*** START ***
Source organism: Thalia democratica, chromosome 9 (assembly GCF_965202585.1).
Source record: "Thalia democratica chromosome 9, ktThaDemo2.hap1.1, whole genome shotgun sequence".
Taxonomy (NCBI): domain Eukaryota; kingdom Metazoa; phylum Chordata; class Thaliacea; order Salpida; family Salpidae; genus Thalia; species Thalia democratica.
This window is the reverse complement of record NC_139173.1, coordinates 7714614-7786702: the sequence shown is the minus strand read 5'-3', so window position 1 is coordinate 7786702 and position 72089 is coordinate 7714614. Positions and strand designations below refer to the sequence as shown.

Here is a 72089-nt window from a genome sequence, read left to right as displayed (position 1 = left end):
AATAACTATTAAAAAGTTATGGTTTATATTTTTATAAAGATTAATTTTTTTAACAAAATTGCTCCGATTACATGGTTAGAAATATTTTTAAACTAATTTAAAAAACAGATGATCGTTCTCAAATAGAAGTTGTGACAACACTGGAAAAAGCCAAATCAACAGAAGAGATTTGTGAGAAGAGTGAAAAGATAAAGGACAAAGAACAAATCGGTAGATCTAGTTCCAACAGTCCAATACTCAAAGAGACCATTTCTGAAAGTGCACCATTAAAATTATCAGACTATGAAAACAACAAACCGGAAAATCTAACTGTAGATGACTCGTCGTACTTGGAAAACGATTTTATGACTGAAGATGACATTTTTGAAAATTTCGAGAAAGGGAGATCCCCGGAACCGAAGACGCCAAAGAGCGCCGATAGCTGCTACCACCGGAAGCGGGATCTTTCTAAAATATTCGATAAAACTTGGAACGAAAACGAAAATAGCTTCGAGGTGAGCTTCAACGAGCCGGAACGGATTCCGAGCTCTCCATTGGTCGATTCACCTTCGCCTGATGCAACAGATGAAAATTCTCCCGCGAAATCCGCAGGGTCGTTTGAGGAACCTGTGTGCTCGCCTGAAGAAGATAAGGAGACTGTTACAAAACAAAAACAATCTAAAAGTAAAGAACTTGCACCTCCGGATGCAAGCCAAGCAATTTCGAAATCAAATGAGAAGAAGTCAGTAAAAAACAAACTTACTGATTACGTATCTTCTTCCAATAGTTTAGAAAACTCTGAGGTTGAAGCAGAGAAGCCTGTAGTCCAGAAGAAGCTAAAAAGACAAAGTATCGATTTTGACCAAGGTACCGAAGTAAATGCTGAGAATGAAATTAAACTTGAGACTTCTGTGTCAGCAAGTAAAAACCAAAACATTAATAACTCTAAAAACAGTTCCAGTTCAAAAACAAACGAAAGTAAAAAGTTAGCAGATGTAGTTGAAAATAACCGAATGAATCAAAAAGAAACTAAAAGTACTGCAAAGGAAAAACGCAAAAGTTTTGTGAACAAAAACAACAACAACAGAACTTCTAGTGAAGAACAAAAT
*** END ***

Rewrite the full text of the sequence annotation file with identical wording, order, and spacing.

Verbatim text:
Source organism: Thalia democratica, chromosome 9 (assembly GCF_965202585.1).
Source record: "Thalia democratica chromosome 9, ktThaDemo2.hap1.1, whole genome shotgun sequence".
Taxonomy (NCBI): domain Eukaryota; kingdom Metazoa; phylum Chordata; class Thaliacea; order Salpida; family Salpidae; genus Thalia; species Thalia democratica.
This window is the reverse complement of record NC_139173.1, coordinates 7714614-7786702: the sequence shown is the minus strand read 5'-3', so window position 1 is coordinate 7786702 and position 72089 is coordinate 7714614. Positions and strand designations below refer to the sequence as shown.

Here is a 72089-nt window from a genome sequence, read left to right as displayed (position 1 = left end):
AATAACTATTAAAAAGTTATGGTTTATATTTTTATAAAGATTAATTTTTTTAACAAAATTGCTCCGATTACATGGTTAGAAATATTTTTAAACTAATTTAAAAAACAGATGATCGTTCTCAAATAGAAGTTGTGACAACACTGGAAAAAGCCAAATCAACAGAAGAGATTTGTGAGAAGAGTGAAAAGATAAAGGACAAAGAACAAATCGGTAGATCTAGTTCCAACAGTCCAATACTCAAAGAGACCATTTCTGAAAGTGCACCATTAAAATTATCAGACTATGAAAACAACAAACCGGAAAATCTAACTGTAGATGACTCGTCGTACTTGGAAAACGATTTTATGACTGAAGATGACATTTTTGAAAATTTCGAGAAAGGGAGATCCCCGGAACCGAAGACGCCAAAGAGCGCCGATAGCTGCTACCACCGGAAGCGGGATCTTTCTAAAATATTCGATAAAACTTGGAACGAAAACGAAAATAGCTTCGAGGTGAGCTTCAACGAGCCGGAACGGATTCCGAGCTCTCCATTGGTCGATTCACCTTCGCCTGATGCAACAGATGAAAATTCTCCCGCGAAATCCGCAGGGTCGTTTGAGGAACCTGTGTGCTCGCCTGAAGAAGATAAGGAGACTGTTACAAAACAAAAACAATCTAAAAGTAAAGAACTTGCACCTCCGGATGCAAGCCAAGCAATTTCGAAATCAAATGAGAAGAAGTCAGTAAAAAACAAACTTACTGATTACGTATCTTCTTCCAATAGTTTAGAAAACTCTGAGGTTGAAGCAGAGAAGCCTGTAGTCCAGAAGAAGCTAAAAAGACAAAGTATCGATTTTGACCAAGGTACCGAAGTAAATGCTGAGAATGAAATTAAACTTGAGACTTCTGTGTCAGCAAGTAAAAACCAAAACATTAATAACTCTAAAAACAGTTCCAGTTCAAAAACAAACGAAAGTAAAAAGTTAGCAGATGTAGTTGAAAATAACCGAATGAATCAAAAAGAAACTAAAAGTACTGCAAAGGAAAAACGCAAAAGTTTTGTGAACAAAAACAACAACAACAGAACTTCTAGTGAAGAACAAAAT